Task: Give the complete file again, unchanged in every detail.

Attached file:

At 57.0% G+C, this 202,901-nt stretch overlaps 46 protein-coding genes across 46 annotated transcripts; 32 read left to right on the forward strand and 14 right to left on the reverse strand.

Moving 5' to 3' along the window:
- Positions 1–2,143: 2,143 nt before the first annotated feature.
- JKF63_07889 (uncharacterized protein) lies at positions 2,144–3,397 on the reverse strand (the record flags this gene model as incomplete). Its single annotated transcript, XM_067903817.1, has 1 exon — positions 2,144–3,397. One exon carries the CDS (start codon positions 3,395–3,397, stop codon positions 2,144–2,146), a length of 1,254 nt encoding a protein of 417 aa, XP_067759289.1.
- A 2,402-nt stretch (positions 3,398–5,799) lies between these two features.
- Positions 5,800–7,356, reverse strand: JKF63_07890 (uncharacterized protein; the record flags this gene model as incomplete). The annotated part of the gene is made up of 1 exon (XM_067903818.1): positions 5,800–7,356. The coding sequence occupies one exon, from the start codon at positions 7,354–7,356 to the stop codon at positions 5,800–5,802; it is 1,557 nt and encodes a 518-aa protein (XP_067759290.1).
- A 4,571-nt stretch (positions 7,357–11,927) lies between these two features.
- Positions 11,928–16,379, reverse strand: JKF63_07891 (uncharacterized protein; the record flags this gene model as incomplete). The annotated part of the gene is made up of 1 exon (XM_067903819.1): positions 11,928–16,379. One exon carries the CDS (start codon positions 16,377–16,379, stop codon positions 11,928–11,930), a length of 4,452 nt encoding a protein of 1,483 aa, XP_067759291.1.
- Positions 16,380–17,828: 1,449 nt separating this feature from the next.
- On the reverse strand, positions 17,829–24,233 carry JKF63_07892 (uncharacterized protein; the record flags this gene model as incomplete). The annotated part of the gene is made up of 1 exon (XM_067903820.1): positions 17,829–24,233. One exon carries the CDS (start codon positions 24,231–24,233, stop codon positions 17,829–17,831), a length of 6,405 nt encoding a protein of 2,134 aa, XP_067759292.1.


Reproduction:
At 57.0% G+C, this 202,901-nt stretch overlaps 46 protein-coding genes across 46 annotated transcripts; 32 read left to right on the forward strand and 14 right to left on the reverse strand.

Moving 5' to 3' along the window:
- Positions 1–2,143: 2,143 nt before the first annotated feature.
- JKF63_07889 (uncharacterized protein) lies at positions 2,144–3,397 on the reverse strand (the record flags this gene model as incomplete). Its single annotated transcript, XM_067903817.1, has 1 exon — positions 2,144–3,397. One exon carries the CDS (start codon positions 3,395–3,397, stop codon positions 2,144–2,146), a length of 1,254 nt encoding a protein of 417 aa, XP_067759289.1.
- A 2,402-nt stretch (positions 3,398–5,799) lies between these two features.
- Positions 5,800–7,356, reverse strand: JKF63_07890 (uncharacterized protein; the record flags this gene model as incomplete). The annotated part of the gene is made up of 1 exon (XM_067903818.1): positions 5,800–7,356. The coding sequence occupies one exon, from the start codon at positions 7,354–7,356 to the stop codon at positions 5,800–5,802; it is 1,557 nt and encodes a 518-aa protein (XP_067759290.1).
- A 4,571-nt stretch (positions 7,357–11,927) lies between these two features.
- Positions 11,928–16,379, reverse strand: JKF63_07891 (uncharacterized protein; the record flags this gene model as incomplete). The annotated part of the gene is made up of 1 exon (XM_067903819.1): positions 11,928–16,379. One exon carries the CDS (start codon positions 16,377–16,379, stop codon positions 11,928–11,930), a length of 4,452 nt encoding a protein of 1,483 aa, XP_067759291.1.
- Positions 16,380–17,828: 1,449 nt separating this feature from the next.
- On the reverse strand, positions 17,829–24,233 carry JKF63_07892 (uncharacterized protein; the record flags this gene model as incomplete). The annotated part of the gene is made up of 1 exon (XM_067903820.1): positions 17,829–24,233. One exon carries the CDS (start codon positions 24,231–24,233, stop codon positions 17,829–17,831), a length of 6,405 nt encoding a protein of 2,134 aa, XP_067759292.1.